Reading, The Bluest Eye: Some Last Thoughts
Assuming that The Bluest Eye is not necessarily a feminist novel, I have to wonder exactly what it is. It most certainly is an anti-racism novel, more specifically an anti-internalized racism novel. If you do not walk away from The Bluest Eye questioning how much of society’s ugliness is projected onto the lowest rung of the hierarchy, you missed an enriching opportunity.
In my opinion, Morrison is most sympathetic toward the men, especially Cholly. Yes, yes, I read the introduction that suggests that one must take refuge in the how since the why cannot be explained. “There is really nothing more to say —except why. However, since why is difficult to handle, one must take refuge in how.” Well, I’m not satisfied with the why or the how.
There are no good men in Morrison’s, The Bluest Eye. Mr. Henry molests little girls. Soaphead Church molests little girls. Cholly Bleedlove rapes a little girl (his daughter), is a murderer, alcoholic, and an over all low life deadbeat. His father is an abusive gambler who abandons his mother (More than likely after having the sex that led to Cholly’s conception). Even, Blue who initially cares for Cholly succumbs to alcoholism and a life centered on hurrying death. Other than Mr. MacTeer, whose character is not explored, all the men are horrible.
One can infer that Morrison is saying since Cholly lives in a white supremacist world where white men are held in higher esteem than black men, and since white men can terrorize black men, then it exonerates Cholly (and by extension, the collective black man) when he in turn mistreats/abuses black girls and women. The white men terrorize Cholly, so Cholly gets to terrorize black women/girls as a relief valve, a pressure release. For example, when Cholly and Darlene, both teenagers are having sex in the pine woods, two white men come upon them. The two men, armed with guns, a spirit lamp and a flashlight demand that Cholly get on with having sex with Darlene. Cholly does not protest or fight. Of course probably it would have been fruitless, not to mention dangerous. However, instead of hating the white men, for no explainable reason Cholly turns his hatred toward Darlene. “Cholly, moving faster, looked at Darlene. He hated her. He almost wished he could do it—hard, long, and painfully, he hated her so much. […] Cholly raised himself and in silence buttoned his trousers. Darlene did not move. Cholly wanted to strangle her, but instead he touched her leg with his foot. ‘We got to get, girl. Come on!’”
The next day when Cholly remembers the incident and has had time to reflect, instead of transferring his hatred to the white men from Darlene, he “cultivate[s] his hatred of Darlene.” Morrison goes on to justify his hatred for Darlene by claiming he is not mature enough at the time to hate the white men:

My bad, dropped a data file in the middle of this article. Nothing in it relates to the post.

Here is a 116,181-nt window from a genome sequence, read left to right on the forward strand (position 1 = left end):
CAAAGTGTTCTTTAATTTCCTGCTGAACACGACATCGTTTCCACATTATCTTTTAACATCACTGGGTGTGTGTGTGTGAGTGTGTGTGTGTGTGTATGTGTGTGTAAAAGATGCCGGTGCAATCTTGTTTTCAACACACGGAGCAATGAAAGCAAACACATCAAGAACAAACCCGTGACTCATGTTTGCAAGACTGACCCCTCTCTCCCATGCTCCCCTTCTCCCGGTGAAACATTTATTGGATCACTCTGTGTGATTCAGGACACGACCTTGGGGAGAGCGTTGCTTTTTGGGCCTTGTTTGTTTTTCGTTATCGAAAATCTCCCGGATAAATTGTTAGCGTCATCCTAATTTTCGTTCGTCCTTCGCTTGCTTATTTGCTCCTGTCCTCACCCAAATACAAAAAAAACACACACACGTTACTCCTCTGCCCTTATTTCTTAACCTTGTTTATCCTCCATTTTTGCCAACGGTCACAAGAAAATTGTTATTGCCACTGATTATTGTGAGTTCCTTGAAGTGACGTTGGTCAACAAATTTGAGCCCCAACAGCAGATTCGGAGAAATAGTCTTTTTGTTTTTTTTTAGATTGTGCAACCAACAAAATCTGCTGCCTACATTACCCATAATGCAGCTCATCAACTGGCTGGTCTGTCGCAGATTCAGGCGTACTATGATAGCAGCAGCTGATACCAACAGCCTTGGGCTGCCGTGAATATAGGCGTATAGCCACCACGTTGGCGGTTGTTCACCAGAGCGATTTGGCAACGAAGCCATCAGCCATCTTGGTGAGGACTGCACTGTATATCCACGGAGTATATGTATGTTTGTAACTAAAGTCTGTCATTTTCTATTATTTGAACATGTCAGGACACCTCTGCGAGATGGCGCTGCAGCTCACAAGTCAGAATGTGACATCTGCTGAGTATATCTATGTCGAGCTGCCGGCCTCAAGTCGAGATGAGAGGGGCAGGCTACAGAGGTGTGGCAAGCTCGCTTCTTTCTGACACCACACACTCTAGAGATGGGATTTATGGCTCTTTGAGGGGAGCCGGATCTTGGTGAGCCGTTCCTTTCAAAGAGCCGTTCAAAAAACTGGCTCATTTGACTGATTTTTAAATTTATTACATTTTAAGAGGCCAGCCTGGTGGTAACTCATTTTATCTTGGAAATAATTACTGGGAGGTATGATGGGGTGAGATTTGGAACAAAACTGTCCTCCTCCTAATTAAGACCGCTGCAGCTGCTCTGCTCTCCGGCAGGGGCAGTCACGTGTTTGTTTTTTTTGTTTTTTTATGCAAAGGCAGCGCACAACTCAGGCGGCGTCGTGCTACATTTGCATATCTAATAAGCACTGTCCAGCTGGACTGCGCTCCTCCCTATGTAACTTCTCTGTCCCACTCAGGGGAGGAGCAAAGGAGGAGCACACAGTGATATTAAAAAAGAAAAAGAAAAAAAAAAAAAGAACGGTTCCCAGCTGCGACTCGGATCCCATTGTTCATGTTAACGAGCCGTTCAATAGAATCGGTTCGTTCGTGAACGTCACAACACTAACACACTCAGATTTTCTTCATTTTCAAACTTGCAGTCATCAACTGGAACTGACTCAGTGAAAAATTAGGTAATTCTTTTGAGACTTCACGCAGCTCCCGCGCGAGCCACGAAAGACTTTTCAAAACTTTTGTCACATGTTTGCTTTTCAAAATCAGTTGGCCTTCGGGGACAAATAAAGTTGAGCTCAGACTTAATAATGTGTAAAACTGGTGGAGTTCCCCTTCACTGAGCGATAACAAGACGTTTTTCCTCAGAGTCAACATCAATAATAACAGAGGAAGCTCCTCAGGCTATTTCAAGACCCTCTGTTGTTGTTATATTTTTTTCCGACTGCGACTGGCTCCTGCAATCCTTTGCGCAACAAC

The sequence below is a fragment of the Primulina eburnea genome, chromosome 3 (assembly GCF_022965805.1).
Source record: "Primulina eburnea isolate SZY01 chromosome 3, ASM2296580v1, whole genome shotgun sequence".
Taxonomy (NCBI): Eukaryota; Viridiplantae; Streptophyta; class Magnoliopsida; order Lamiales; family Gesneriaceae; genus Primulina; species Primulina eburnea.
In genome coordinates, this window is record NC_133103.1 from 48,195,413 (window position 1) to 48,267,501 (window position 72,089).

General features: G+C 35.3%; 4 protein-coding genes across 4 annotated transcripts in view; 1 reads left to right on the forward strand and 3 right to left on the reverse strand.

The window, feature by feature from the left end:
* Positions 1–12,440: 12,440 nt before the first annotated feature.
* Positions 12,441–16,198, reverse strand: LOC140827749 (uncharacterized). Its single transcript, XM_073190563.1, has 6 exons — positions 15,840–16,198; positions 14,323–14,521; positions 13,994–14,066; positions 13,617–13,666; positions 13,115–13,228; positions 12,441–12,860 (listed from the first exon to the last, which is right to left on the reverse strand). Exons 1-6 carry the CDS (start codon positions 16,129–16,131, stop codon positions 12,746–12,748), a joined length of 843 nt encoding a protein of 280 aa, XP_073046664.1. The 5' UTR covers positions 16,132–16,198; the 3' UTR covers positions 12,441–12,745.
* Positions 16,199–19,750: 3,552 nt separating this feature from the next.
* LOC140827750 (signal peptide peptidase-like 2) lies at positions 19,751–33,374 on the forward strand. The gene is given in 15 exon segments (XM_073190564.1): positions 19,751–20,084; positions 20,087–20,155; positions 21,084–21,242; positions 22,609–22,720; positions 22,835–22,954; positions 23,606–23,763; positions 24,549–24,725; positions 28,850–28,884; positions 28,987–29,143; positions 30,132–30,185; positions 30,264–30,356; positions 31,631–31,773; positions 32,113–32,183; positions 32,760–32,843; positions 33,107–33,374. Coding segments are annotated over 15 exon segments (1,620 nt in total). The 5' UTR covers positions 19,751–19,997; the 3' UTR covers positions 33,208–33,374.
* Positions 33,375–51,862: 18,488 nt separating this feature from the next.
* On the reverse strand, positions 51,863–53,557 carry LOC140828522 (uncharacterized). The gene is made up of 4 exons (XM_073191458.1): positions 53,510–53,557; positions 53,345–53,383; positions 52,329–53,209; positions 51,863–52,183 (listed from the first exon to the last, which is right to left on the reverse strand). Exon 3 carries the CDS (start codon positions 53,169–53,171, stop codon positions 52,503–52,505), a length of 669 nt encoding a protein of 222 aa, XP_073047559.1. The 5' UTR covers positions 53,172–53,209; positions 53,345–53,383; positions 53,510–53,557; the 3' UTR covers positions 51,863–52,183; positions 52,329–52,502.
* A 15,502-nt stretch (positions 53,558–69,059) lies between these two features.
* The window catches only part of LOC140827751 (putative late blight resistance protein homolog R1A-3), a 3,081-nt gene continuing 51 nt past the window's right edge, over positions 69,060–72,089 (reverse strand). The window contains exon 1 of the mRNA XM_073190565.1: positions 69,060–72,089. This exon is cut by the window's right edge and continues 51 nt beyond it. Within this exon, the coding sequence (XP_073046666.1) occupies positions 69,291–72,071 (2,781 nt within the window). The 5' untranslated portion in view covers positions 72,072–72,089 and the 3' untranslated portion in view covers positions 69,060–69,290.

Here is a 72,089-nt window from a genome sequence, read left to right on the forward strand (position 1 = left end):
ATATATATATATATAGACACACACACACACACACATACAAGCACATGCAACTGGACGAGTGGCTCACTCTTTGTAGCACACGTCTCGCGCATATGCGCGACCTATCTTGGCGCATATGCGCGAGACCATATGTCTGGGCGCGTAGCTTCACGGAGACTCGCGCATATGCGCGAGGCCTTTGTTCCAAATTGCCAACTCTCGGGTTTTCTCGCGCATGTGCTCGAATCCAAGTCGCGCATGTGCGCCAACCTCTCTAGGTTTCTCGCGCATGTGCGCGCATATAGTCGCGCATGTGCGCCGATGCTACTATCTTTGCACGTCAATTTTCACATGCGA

Never did he once consider directing his hatred toward the hunters. Such an emotion would have destroyed him. They were big, white, armed men. He was small, black, helpless. His subconscious knew what his conscious mind did not guess—that hating them would have consumed him, burned him up like a piece of soft coal, leaving only flakes of ash and a question mark of smoke. He was, in time, to discover that hatred of white men—but not now. Not in impotence but later, when the hatred could find sweet expression. For now, he hated the one who had created the situation, the one who bore witness to his failure, his impotence. The one whom he had not been able to protect, to spare, to cover from the round moon glow of the flashlight.
Blah blah blah. The poor thing could not reconcile his patriarchal duty of protecting a girl from the terrorists, so he is forced to hate her. He hates her because she, she alone was “the one who had created the situation.” As if Darlene was out in the pine woods seducing poor Cholly and Cholly had no agency to say no (to Darlene, not to the white men with guns) and, as if Darlene will not suffer from the incident as well.
The same sympathetic rationalization unfolds throughout the scene in which Cholly rapes Pecola.
I have been hard press to make sense of what Morrison is saying in the afterword.
And, although I was pressing for a female expressiveness, it eluded me for the most part, and I had to content myself with female personae because I was not able to secure throughout the work the feminine subtext that is present in the opening sentence (the women gossiping, eager and aghast in “Quiet as it’s kept”). The shambles this struggle became is most evident in the section on Pauline Breedlove, where I resorted to two voices, hers and the urging narrator’s, both of which are extremely unsatisfactory to me. It is interesting to me now that where I thought I would have the most difficulty subverting the language to a feminine mode, I had the least: connecting Cholly’s “rape” by the whitemen to his own of his daughter. This most masculine act of aggression becomes feminized in my language, “passive,” and, I think, more accurately repellent when deprived of the male “glamour of shame” rape is (or once was) routinely given.